While advertising could increase sales leads, it was difficult for Penn McClatchey, VP at SAF, to focus on it, given all his other responsibilities in running the company.
“I didn’t have much help,” McClatchey said. And there was another issue: “As a manufacturing firm in a competitive market, SAF tries to minimize our overhead costs wherever possible,” McClatchey said.
For both these reasons, SAF turned to a third party marketing agency rather than follow its usual strategy of handling business matters internally.
Solution: In 2005, SAF hired EJW Associates, a marketing service agency, to help achieve its 2010 sales goal of $40 million. EJW enlisted the aid of trusted associates and members of OLI (Outside Looking In), a consulting group made up of EJW founder and president Emil Walcek and marketing consultants from other agencies who concentrate on three key marketing areas: strategy, tactics and creative. The group provides marketing consulting expertise to small or midsize businesses looking to reach new sales levels.
“Evolving companies all start the same way—running on gut feelings,” said Bruce Cotterman, the strategic specialist at OLI. “Third parties in the b-to-b arena can be immensely helped by the expertise that a professional marketing company provides,” said Walcek, although he admitted, “clients are sorely tempted to make do with inside resources when the dollars are tight.”
OLI held a half-day session to discuss SAF/s marketing challenges. This meeting helped make SAF comfortable using a third party, a challenge in itself since the family-owned business is extremely private.
“Both parties invested time to determine value,” Walcek said. “The session proved our group’s value and enabled them to more easily justify specific market research and an increased focus on customer relationship planning.”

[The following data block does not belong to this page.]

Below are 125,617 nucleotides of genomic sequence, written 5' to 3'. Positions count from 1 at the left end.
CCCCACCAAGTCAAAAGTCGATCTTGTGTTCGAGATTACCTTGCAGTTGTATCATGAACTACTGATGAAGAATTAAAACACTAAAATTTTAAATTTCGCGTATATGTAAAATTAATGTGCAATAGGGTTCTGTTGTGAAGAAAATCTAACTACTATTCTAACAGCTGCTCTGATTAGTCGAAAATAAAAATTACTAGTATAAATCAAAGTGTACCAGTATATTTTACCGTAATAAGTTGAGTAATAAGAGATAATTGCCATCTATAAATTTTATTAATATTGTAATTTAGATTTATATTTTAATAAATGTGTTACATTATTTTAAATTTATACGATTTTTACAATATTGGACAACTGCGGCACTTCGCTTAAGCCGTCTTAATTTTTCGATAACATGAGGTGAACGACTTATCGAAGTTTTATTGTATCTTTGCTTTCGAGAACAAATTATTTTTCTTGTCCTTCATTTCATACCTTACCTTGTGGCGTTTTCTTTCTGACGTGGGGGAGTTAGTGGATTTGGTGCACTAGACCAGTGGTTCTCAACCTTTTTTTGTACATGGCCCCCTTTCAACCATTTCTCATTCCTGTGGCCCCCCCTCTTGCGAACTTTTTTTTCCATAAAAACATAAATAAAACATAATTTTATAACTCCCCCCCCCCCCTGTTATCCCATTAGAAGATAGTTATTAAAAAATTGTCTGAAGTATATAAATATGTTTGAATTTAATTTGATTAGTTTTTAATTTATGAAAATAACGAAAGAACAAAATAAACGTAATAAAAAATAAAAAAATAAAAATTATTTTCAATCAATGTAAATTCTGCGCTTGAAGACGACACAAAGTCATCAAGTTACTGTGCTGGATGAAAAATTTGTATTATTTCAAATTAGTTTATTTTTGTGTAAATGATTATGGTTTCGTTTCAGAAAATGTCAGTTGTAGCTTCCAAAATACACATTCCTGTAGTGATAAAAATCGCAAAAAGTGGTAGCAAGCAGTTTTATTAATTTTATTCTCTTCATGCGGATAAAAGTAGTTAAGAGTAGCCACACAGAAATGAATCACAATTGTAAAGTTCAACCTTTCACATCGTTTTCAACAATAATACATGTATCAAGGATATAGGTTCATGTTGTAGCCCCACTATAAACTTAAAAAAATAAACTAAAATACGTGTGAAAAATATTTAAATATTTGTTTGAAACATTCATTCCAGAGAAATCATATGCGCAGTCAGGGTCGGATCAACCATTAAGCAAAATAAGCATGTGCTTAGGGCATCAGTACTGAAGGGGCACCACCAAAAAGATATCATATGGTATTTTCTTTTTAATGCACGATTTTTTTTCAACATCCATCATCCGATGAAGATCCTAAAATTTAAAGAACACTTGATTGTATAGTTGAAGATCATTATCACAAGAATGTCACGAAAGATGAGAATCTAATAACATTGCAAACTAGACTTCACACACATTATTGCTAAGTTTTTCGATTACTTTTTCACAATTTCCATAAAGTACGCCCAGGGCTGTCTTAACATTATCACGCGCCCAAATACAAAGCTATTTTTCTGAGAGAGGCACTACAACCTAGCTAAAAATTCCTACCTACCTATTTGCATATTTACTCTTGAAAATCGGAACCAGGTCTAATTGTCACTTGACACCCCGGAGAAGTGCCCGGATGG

From that first four-hour session, OLI determined that SAF needed to find out more about its own company base as well as increase its focus on customer resource management, Walcek said.
A customer survey provided new information on SAF’s most profitable customers about how they would like service from the company to be altered. From this feedback, SAF came up with new product ideas, new potential partners to team with and the most profitable places to expand the business. SAF shared these findings in internal groups to brainstorm new ideas, said Bob Scarange, OLI’s tactical specialist.
“Strategic, tactical and creative communications are the three legs of the stool that are necessary. and they are necessary in that order,” Scarange said.
OLI forced SAF to take a step back, look at appropriate marketing segments and generate a marketing plan to provide necessary direction.
“While EJW presents them with a marketing budget plan annually,” Walcek said, “the OLI experience caused them to step back and take a strategic overview.”
Results: “The big difference [in using a third party] is you just get more ideas,” McClatchey said.
Those ideas have paid off. SAF sales are up and right on track to reach the company’s 2010 goal. That $40 million goal represents two and a half times the company’s annual sales in 2000.
“We helped [SAF] go back and look at the big picture to help improve their decision-making,” Cotterman said.
McClatchey added SAF will continue working with OLI since “they helped clarify our strategic thinking.”